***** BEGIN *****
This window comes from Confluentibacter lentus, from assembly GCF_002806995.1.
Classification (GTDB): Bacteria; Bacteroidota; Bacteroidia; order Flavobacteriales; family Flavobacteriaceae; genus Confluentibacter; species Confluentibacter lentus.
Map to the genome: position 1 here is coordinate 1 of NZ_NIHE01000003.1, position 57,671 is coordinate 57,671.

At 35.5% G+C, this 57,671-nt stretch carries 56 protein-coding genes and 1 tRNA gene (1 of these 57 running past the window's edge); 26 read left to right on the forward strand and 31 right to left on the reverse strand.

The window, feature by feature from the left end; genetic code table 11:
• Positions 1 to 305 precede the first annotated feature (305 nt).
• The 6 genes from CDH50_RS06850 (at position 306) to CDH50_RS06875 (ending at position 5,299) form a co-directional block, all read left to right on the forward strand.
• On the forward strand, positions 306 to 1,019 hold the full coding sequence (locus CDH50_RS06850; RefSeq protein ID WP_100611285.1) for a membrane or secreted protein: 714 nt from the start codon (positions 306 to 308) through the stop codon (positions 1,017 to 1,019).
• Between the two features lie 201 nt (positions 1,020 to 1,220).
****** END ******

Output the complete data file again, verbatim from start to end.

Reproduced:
This window comes from Confluentibacter lentus, from assembly GCF_002806995.1.
Classification (GTDB): Bacteria; Bacteroidota; Bacteroidia; order Flavobacteriales; family Flavobacteriaceae; genus Confluentibacter; species Confluentibacter lentus.
Map to the genome: position 1 here is coordinate 1 of NZ_NIHE01000003.1, position 57,671 is coordinate 57,671.

At 35.5% G+C, this 57,671-nt stretch carries 56 protein-coding genes and 1 tRNA gene (1 of these 57 running past the window's edge); 26 read left to right on the forward strand and 31 right to left on the reverse strand.

The window, feature by feature from the left end; genetic code table 11:
• Positions 1 to 305 precede the first annotated feature (305 nt).
• The 6 genes from CDH50_RS06850 (at position 306) to CDH50_RS06875 (ending at position 5,299) form a co-directional block, all read left to right on the forward strand.
• On the forward strand, positions 306 to 1,019 hold the full coding sequence (locus CDH50_RS06850; RefSeq protein ID WP_100611285.1) for a membrane or secreted protein: 714 nt from the start codon (positions 306 to 308) through the stop codon (positions 1,017 to 1,019).
• Between the two features lie 201 nt (positions 1,020 to 1,220).